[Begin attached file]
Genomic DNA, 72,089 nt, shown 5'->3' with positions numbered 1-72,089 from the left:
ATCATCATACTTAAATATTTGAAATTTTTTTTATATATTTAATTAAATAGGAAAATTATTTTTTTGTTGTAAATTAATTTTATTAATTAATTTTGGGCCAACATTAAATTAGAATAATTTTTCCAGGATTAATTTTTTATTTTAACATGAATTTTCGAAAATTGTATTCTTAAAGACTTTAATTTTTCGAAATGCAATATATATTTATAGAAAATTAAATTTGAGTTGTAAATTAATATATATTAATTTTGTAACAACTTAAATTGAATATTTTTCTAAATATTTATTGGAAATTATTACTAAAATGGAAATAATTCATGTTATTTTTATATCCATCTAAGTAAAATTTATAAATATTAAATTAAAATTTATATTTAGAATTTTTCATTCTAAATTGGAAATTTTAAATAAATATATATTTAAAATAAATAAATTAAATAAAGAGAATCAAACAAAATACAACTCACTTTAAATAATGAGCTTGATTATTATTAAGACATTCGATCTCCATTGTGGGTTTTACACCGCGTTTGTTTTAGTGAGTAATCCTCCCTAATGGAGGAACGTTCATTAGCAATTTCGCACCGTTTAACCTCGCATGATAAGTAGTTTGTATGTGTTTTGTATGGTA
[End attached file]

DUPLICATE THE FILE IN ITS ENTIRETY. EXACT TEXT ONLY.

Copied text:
Genomic DNA, 72,089 nt, shown 5'->3' with positions numbered 1-72,089 from the left:
ATCATCATACTTAAATATTTGAAATTTTTTTTATATATTTAATTAAATAGGAAAATTATTTTTTTGTTGTAAATTAATTTTATTAATTAATTTTGGGCCAACATTAAATTAGAATAATTTTTCCAGGATTAATTTTTTATTTTAACATGAATTTTCGAAAATTGTATTCTTAAAGACTTTAATTTTTCGAAATGCAATATATATTTATAGAAAATTAAATTTGAGTTGTAAATTAATATATATTAATTTTGTAACAACTTAAATTGAATATTTTTCTAAATATTTATTGGAAATTATTACTAAAATGGAAATAATTCATGTTATTTTTATATCCATCTAAGTAAAATTTATAAATATTAAATTAAAATTTATATTTAGAATTTTTCATTCTAAATTGGAAATTTTAAATAAATATATATTTAAAATAAATAAATTAAATAAAGAGAATCAAACAAAATACAACTCACTTTAAATAATGAGCTTGATTATTATTAAGACATTCGATCTCCATTGTGGGTTTTACACCGCGTTTGTTTTAGTGAGTAATCCTCCCTAATGGAGGAACGTTCATTAGCAATTTCGCACCGTTTAACCTCGCATGATAAGTAGTTTGTATGTGTTTTGTATGGTA